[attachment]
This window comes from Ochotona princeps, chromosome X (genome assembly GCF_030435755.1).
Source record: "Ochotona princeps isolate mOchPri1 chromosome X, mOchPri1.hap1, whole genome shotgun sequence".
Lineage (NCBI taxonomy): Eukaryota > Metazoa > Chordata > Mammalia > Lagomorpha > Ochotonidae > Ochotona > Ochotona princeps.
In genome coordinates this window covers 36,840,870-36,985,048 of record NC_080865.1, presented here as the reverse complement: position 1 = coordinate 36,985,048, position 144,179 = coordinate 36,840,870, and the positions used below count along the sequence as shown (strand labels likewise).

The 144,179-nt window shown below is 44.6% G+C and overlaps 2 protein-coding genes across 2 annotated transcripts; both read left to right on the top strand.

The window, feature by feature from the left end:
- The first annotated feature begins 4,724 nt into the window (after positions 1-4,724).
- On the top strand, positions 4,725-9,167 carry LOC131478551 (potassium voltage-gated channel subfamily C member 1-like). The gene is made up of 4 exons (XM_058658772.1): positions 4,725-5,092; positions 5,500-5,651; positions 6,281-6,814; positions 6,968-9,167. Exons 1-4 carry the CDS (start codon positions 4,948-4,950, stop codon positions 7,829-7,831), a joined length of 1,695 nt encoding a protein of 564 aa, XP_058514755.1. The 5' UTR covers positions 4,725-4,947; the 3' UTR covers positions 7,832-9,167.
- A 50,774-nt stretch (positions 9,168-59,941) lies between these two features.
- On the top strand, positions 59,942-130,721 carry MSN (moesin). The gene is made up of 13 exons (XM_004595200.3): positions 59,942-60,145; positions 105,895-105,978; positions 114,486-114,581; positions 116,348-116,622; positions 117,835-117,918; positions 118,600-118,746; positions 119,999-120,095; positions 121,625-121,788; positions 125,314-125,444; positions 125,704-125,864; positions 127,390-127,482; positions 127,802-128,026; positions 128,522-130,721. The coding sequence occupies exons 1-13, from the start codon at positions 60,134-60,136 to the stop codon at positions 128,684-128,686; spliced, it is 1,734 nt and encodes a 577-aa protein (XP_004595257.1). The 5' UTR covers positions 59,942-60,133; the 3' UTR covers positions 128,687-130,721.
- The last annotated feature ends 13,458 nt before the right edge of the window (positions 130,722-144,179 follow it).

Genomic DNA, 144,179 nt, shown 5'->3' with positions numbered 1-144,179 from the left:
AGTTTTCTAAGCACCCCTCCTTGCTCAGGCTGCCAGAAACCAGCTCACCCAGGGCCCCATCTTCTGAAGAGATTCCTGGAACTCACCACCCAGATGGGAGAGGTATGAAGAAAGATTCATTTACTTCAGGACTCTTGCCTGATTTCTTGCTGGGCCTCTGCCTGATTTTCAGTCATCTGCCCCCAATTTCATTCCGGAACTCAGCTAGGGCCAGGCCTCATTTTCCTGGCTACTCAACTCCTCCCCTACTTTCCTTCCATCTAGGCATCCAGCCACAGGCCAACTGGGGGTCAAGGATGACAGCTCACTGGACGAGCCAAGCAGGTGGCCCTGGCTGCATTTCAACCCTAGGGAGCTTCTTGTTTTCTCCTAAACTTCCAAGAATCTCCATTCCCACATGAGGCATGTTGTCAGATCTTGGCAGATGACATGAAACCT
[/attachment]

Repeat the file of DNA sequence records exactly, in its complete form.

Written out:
This window comes from Ochotona princeps, chromosome X (genome assembly GCF_030435755.1).
Source record: "Ochotona princeps isolate mOchPri1 chromosome X, mOchPri1.hap1, whole genome shotgun sequence".
Lineage (NCBI taxonomy): Eukaryota > Metazoa > Chordata > Mammalia > Lagomorpha > Ochotonidae > Ochotona > Ochotona princeps.
In genome coordinates this window covers 36,840,870-36,985,048 of record NC_080865.1, presented here as the reverse complement: position 1 = coordinate 36,985,048, position 144,179 = coordinate 36,840,870, and the positions used below count along the sequence as shown (strand labels likewise).

The 144,179-nt window shown below is 44.6% G+C and overlaps 2 protein-coding genes across 2 annotated transcripts; both read left to right on the top strand.

The window, feature by feature from the left end:
- The first annotated feature begins 4,724 nt into the window (after positions 1-4,724).
- On the top strand, positions 4,725-9,167 carry LOC131478551 (potassium voltage-gated channel subfamily C member 1-like). The gene is made up of 4 exons (XM_058658772.1): positions 4,725-5,092; positions 5,500-5,651; positions 6,281-6,814; positions 6,968-9,167. Exons 1-4 carry the CDS (start codon positions 4,948-4,950, stop codon positions 7,829-7,831), a joined length of 1,695 nt encoding a protein of 564 aa, XP_058514755.1. The 5' UTR covers positions 4,725-4,947; the 3' UTR covers positions 7,832-9,167.
- A 50,774-nt stretch (positions 9,168-59,941) lies between these two features.
- On the top strand, positions 59,942-130,721 carry MSN (moesin). The gene is made up of 13 exons (XM_004595200.3): positions 59,942-60,145; positions 105,895-105,978; positions 114,486-114,581; positions 116,348-116,622; positions 117,835-117,918; positions 118,600-118,746; positions 119,999-120,095; positions 121,625-121,788; positions 125,314-125,444; positions 125,704-125,864; positions 127,390-127,482; positions 127,802-128,026; positions 128,522-130,721. The coding sequence occupies exons 1-13, from the start codon at positions 60,134-60,136 to the stop codon at positions 128,684-128,686; spliced, it is 1,734 nt and encodes a 577-aa protein (XP_004595257.1). The 5' UTR covers positions 59,942-60,133; the 3' UTR covers positions 128,687-130,721.
- The last annotated feature ends 13,458 nt before the right edge of the window (positions 130,722-144,179 follow it).

Genomic DNA, 144,179 nt, shown 5'->3' with positions numbered 1-144,179 from the left:
AGTTTTCTAAGCACCCCTCCTTGCTCAGGCTGCCAGAAACCAGCTCACCCAGGGCCCCATCTTCTGAAGAGATTCCTGGAACTCACCACCCAGATGGGAGAGGTATGAAGAAAGATTCATTTACTTCAGGACTCTTGCCTGATTTCTTGCTGGGCCTCTGCCTGATTTTCAGTCATCTGCCCCCAATTTCATTCCGGAACTCAGCTAGGGCCAGGCCTCATTTTCCTGGCTACTCAACTCCTCCCCTACTTTCCTTCCATCTAGGCATCCAGCCACAGGCCAACTGGGGGTCAAGGATGACAGCTCACTGGACGAGCCAAGCAGGTGGCCCTGGCTGCATTTCAACCCTAGGGAGCTTCTTGTTTTCTCCTAAACTTCCAAGAATCTCCATTCCCACATGAGGCATGTTGTCAGATCTTGGCAGATGACATGAAACCT